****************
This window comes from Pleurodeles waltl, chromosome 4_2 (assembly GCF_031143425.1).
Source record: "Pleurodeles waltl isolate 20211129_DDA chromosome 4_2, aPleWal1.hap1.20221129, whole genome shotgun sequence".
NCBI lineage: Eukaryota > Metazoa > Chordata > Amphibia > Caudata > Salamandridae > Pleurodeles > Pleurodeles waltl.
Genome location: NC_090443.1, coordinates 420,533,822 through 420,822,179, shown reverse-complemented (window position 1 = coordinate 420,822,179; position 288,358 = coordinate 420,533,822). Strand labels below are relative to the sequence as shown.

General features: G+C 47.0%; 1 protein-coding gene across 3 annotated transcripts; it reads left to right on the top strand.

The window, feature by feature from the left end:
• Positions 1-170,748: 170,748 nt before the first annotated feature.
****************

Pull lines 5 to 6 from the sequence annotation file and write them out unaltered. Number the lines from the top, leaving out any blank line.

General features: G+C 47.0%; 1 protein-coding gene across 3 annotated transcripts; it reads left to right on the top strand.

The window, feature by feature from the left end: